- The NASA Europa program's current primary project, the Europa Clipper, is a joint mission between the JPL (Jet Propulsion Laboratory ) and JHU/APL with a planned launch in the early 2020s. The X/X/Ka-band Frontier DS, matured on the SPP mission, is the baseline radio for this mission. Further, the Europa Program is developing a Lander mission to the surface of the Jovian moon. This lander is baselining the Frontier XL, a cross-link radio currently in development. Due to the geometry and power constraints of the lander mission, direct-to-Earth communications are not possible for the lander spacecraft. The lander mission includes a carrier spacecraft ("Carrier") that will remain in close proximity the Europa. Both Carrier and Clipper (Clipper launching several years in advance) will carry XL packages as well as DS Frontier Radios to provide communication capabilities for the Lander.
- Frontier Radio Light: A further SWaP-reduced radio implementation (Frontier Radio LT) is under development that streamlines the design to a single board or slice and a 1W receive mode to more readily support infusion into 3U and larger CubeSat as well as microsatellites. 32) In addition, an enhanced processor board is under development that will complement the Frontier Radio LT for applications requiring significant in-flight processing; applications emphasizing wider instantaneous bandwidth, radar, and signals intelligence will make use of the processor complement to the radio. The enhanced processor board will also facilitate shared processor resources on microsatellites, allowing multiple subsystems such as command and data handling, guidance and control, communications, and payload functions to share hardware resources in a highly efficient manner. This provides a method for substantial reductions in spacecraft SWaP, or a commensurate increase in payload capability. An extension of this development is currently under consideration for use in the proposed ESA/NASA AIDA (Asteroid Impact & Deflection Assessment) mission's DART (Double Asteroid Redirection Test) spacecraft.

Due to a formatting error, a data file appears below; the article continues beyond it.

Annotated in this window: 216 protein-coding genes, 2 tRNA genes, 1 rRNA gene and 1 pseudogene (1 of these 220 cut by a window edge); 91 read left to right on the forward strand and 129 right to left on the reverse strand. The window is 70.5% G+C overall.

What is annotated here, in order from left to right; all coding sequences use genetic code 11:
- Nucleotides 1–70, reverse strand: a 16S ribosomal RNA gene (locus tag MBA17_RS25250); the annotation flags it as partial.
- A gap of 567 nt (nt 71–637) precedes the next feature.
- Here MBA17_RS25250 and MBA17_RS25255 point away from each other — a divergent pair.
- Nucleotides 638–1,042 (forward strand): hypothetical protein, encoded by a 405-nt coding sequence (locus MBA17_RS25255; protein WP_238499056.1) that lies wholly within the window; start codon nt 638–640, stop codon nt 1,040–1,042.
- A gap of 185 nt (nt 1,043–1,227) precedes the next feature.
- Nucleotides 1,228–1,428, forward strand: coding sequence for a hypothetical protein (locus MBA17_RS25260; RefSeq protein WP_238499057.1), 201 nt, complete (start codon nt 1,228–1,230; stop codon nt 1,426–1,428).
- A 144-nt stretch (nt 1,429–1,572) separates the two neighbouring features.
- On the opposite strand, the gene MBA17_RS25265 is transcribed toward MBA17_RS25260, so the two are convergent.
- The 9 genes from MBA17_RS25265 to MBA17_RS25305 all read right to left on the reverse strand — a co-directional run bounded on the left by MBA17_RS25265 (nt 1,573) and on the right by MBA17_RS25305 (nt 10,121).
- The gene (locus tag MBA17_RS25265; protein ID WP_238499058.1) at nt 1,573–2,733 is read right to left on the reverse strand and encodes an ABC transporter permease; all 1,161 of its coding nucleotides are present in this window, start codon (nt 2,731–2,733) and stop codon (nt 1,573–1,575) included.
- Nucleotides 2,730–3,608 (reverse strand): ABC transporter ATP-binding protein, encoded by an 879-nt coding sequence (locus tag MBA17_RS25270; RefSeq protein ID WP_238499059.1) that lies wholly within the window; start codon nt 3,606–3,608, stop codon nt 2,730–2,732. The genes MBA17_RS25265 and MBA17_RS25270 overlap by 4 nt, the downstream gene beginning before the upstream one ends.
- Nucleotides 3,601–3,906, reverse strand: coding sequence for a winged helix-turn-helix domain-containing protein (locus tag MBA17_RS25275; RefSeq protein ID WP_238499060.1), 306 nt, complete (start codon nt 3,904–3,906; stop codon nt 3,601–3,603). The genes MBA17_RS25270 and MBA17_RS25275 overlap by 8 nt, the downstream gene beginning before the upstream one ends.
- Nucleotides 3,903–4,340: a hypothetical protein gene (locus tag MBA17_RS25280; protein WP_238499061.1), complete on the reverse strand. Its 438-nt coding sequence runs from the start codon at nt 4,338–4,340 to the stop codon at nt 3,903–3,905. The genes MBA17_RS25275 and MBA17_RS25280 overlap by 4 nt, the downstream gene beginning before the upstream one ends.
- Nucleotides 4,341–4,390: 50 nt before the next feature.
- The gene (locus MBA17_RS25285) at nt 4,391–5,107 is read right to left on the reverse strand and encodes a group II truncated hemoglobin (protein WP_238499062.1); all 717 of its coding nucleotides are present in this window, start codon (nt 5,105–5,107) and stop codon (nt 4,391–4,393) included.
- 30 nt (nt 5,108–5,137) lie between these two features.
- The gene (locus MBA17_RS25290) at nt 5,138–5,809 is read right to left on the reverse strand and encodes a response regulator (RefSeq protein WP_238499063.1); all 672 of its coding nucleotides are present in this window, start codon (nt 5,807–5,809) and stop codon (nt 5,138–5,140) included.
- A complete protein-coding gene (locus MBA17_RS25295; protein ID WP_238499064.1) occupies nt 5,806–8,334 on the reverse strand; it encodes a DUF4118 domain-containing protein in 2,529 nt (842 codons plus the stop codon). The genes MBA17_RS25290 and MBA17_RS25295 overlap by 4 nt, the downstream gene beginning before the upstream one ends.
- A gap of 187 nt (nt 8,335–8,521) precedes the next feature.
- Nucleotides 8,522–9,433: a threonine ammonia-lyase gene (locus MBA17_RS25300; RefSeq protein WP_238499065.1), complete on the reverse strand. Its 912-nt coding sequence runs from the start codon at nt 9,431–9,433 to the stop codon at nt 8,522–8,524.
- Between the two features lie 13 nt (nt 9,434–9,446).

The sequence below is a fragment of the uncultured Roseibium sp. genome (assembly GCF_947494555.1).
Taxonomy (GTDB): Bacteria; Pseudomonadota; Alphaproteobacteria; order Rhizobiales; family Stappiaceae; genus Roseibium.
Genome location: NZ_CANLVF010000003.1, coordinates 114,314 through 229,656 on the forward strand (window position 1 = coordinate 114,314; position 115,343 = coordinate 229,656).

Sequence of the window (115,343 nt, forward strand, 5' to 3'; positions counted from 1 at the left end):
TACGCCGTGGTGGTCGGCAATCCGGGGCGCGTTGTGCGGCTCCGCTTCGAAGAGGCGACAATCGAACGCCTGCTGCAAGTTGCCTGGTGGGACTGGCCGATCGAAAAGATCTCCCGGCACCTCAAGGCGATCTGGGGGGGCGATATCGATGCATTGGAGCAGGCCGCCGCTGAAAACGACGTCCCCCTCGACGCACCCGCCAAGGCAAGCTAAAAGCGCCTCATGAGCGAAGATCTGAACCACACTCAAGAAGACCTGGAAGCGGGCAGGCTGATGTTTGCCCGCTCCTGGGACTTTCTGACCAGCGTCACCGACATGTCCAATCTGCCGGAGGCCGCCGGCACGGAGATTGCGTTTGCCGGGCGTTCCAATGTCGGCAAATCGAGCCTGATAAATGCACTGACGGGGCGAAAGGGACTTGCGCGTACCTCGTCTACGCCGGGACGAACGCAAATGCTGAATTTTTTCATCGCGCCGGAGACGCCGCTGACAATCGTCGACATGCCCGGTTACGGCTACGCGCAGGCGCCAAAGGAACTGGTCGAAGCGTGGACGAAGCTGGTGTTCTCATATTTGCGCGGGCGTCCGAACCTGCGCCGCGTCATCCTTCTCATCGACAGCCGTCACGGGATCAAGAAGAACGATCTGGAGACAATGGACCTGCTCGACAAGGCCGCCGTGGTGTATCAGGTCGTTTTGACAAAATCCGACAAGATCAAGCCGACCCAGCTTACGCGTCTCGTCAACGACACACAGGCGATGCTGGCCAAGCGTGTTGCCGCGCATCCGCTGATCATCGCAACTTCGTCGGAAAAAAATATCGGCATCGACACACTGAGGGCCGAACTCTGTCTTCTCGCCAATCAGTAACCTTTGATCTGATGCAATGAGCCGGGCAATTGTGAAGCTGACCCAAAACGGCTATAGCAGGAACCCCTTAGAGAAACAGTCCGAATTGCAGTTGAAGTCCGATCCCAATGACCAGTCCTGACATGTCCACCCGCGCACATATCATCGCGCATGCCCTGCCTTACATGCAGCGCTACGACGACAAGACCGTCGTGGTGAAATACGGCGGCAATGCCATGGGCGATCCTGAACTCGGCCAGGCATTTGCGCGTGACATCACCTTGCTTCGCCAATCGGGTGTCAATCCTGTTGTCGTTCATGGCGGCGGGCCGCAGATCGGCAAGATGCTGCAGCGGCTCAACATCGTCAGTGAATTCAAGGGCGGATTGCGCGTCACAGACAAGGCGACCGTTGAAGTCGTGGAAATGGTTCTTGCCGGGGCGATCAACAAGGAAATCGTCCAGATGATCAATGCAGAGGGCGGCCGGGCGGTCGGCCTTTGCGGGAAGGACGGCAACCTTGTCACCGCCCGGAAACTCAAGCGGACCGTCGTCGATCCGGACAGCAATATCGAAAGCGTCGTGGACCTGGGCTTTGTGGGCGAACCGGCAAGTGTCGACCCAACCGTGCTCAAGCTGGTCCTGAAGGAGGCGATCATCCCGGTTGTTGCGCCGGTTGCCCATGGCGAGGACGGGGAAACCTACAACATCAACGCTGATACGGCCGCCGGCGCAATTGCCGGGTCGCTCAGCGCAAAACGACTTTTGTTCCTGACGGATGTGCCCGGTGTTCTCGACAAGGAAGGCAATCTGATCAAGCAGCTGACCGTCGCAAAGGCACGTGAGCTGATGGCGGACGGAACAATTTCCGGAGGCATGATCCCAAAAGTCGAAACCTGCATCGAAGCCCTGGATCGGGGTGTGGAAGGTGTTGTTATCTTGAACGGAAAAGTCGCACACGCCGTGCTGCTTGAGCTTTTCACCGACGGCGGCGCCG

- In summary, key technology infusion efforts such as the TADT (Telemetry Aided Doppler Tracking) navigation technique and the New Horizons low power digital receiver paved the way for JHU/APL's low-power space-qualified radios. NASA funded the core development efforts that gave rise to the Frontier Radio. The VAP mission brought this technology to flight, maturing the design and undergoing multiple radio and packaging qualification efforts. The Frontier Radio is currently flight-qualified in the near-Earth and deep space configurations. A number of enhancements are also under way for the Frontier Radio, emphasizing further reduction in SWaP and increased bandwidth and capability. The highly modular architecture of the Frontier Radio allows all of these enhancements to come at an incremental development cost, substantially minimizing NRE (Non-Recurring Engineering) costs and development risk to new missions (Ref. 30).
• Fall 2014: Each Van Allen Probes spacecraft's telecommunications system includes an S-band version of the Frontier Radio, a solid-state power amplifier, RF routing components, and dual low-gain antennas. This mission marks the first flight of the Frontier Radio, which is baselined for use in the upcoming Solar Probe Plus (launch 2018) and Europa Clipper missions (launch planned in 2022). 33)